Armed with this SaaS experience the City tested the use of IaaS by moving the City Internet and Intranet sites to hosted services, giving us additional experience working with multiple vendor partners to implement and support the new sites.
In 2013 the City partnered with Workday and signed a fixed cost contract to move the City’s Human Resources, Payroll and the full financial suite to the Cloud. This strategic partnership enabled the City to move away from legacy systems that, over the previous 25 years, had their core functionality augmented by custom solutions and manual processes. The systems were becoming increasingly expensive to maintain and exposed the City to risk of unrecoverable failure. The solution was implemented as a partnership between the City’s information technology and business leaders. Existing business processes were reviewed and re-engineered for efficiency, effectiveness and improved alignment with City mission. Significantly, City leadership and functional users were empowered to make informed decision through improved interaction and access to information. The system was implemented in three phases over 14 months and a fully operational ERP, integrated with existing applications, went live May 2014.
The City project team members accompanied our vendor partner throughout the implementation process, allowing the City staff to take ownership of their assigned function during and post implementation. The project used City tooling to fully manage the project and this has allowed us to retain organizational memory, decision processes and justifications as well as create a library of artifacts for reuse during update test/release cycles. We rely extensively on this library.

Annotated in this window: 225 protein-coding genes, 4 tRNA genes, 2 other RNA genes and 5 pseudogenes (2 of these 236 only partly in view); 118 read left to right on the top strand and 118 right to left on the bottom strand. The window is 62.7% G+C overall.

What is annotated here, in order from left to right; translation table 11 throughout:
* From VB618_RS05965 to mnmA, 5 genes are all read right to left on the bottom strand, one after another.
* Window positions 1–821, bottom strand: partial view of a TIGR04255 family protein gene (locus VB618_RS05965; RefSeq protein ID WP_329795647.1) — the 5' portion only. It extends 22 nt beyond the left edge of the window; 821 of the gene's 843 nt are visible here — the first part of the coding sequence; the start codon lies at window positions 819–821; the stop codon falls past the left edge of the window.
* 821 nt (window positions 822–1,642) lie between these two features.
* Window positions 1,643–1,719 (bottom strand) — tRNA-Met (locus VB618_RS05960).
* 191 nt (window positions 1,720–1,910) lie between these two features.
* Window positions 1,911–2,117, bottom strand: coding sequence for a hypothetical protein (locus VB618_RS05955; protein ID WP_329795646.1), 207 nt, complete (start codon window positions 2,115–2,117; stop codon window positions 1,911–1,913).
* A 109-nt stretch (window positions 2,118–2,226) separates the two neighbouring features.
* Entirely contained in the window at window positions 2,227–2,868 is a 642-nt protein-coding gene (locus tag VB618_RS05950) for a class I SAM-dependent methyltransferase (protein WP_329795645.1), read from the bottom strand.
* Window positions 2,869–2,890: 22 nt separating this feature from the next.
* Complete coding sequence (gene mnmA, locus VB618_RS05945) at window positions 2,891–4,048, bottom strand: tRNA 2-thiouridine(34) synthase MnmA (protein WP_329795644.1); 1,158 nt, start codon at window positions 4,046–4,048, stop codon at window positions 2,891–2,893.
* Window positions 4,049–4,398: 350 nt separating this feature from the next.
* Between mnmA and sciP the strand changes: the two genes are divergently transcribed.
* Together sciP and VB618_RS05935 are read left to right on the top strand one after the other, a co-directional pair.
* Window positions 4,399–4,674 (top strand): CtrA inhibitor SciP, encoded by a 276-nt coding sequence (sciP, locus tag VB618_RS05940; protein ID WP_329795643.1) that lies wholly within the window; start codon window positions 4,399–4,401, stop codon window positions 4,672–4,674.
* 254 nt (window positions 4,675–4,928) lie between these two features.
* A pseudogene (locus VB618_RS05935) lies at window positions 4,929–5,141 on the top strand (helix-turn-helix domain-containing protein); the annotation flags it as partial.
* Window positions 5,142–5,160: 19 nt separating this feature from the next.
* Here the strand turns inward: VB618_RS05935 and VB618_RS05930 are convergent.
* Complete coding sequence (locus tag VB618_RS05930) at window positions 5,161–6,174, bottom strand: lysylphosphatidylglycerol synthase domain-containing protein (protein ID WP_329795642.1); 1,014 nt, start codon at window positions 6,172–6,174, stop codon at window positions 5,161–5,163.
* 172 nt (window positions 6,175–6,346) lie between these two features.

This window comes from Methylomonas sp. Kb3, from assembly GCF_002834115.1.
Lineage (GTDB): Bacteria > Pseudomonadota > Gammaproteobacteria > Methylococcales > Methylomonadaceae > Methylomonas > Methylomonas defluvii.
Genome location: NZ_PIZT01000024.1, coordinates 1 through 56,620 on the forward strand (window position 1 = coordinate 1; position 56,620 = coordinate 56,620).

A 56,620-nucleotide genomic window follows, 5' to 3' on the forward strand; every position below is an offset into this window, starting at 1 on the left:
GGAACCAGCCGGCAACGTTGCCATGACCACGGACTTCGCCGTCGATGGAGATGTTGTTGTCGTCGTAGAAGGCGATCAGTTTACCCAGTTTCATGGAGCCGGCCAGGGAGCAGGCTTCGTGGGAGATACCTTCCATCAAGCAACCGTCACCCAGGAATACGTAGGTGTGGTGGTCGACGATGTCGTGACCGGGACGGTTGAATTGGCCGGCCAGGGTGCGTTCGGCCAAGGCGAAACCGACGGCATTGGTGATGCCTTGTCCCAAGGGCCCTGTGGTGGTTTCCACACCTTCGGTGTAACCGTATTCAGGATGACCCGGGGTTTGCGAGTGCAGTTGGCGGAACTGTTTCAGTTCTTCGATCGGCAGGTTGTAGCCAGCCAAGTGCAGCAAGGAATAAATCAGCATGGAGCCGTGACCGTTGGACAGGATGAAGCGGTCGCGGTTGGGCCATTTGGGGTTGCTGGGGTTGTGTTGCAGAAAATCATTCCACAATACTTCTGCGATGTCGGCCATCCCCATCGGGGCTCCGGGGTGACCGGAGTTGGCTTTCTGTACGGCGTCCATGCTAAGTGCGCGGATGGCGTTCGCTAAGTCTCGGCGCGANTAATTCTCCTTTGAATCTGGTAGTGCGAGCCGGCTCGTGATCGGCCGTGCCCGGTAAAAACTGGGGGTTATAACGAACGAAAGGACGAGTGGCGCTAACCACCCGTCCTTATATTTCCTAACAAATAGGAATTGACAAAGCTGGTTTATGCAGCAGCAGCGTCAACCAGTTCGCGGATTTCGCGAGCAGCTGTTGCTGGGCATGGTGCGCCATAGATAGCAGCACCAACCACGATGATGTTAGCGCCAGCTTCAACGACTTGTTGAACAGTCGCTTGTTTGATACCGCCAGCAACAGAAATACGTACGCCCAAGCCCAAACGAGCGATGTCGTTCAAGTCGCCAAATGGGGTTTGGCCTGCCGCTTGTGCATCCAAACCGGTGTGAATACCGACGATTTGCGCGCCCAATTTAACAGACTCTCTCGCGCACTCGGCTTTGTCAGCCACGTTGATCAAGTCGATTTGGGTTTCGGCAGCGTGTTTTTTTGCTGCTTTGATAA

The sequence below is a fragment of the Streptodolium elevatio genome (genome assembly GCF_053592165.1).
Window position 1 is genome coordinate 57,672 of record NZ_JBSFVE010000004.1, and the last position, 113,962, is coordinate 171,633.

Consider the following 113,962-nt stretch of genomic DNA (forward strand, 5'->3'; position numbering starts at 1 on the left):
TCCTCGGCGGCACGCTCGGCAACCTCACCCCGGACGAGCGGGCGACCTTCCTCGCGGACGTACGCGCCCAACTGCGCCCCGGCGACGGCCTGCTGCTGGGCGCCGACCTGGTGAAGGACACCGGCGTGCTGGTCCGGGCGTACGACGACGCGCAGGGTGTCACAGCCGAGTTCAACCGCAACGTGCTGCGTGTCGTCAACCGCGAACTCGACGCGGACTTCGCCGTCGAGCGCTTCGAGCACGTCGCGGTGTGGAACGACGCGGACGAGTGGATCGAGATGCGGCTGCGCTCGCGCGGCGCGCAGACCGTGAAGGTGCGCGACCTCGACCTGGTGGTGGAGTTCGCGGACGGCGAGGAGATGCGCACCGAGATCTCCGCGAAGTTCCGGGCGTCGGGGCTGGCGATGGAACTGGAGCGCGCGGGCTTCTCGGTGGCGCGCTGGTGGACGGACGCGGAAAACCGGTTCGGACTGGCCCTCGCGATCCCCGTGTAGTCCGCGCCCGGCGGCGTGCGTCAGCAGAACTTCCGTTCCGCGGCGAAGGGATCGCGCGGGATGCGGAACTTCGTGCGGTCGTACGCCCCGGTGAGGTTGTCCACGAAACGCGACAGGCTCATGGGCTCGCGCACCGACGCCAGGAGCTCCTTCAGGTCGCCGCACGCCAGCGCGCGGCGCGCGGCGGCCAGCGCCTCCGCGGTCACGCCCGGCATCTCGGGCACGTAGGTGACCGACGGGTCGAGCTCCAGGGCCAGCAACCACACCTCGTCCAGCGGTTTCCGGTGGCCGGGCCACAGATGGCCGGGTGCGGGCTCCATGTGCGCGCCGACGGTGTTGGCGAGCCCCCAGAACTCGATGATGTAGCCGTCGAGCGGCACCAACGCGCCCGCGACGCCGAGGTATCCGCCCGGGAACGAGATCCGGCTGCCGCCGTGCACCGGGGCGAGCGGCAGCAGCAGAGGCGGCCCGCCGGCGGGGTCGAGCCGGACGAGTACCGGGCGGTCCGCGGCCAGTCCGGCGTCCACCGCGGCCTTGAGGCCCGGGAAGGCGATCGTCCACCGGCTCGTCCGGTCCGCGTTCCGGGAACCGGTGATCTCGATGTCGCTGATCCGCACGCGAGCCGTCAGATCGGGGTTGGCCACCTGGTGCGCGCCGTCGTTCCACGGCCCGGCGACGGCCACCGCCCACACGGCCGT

Looking to the Future
Much work remains. In the near term, the City must address the replacement of legacy systems such as our Economic Development suite and Police and Fire Computer Aided Dispatch systems. We continue to focus on delivery of City services and data transparency, for our citizens, visitors and businesses, from anywhere using any device. The City is looking to the Cloud for mobile application development, and to this end we are partnering with a local Orlando company and an industry leader in Mobile application development. The City is piloting a critical (Government-to-Consumer) application using the Kony Platform, and based on the result is expected to adopt Kony’s Platform as a Service as the City standard for developing internal and external mobile applications.
The City of Orlando has seen success with our Cloud first when applicable strategy. Nonetheless, we remain mindful of the importance of fundamental IT principles. These include partnering with City department, delivering successful project, IT governance, the need to measure IT success in terms of business value, defined enterprise architecture, having an accurate and comprehensive accounting of our configuration state, the ongoing need to promote innovation and continuous improvement.
The City of Orlando continues to embrace technology—the Cloud, Big Data, analytics, Internet of Things, and beyond.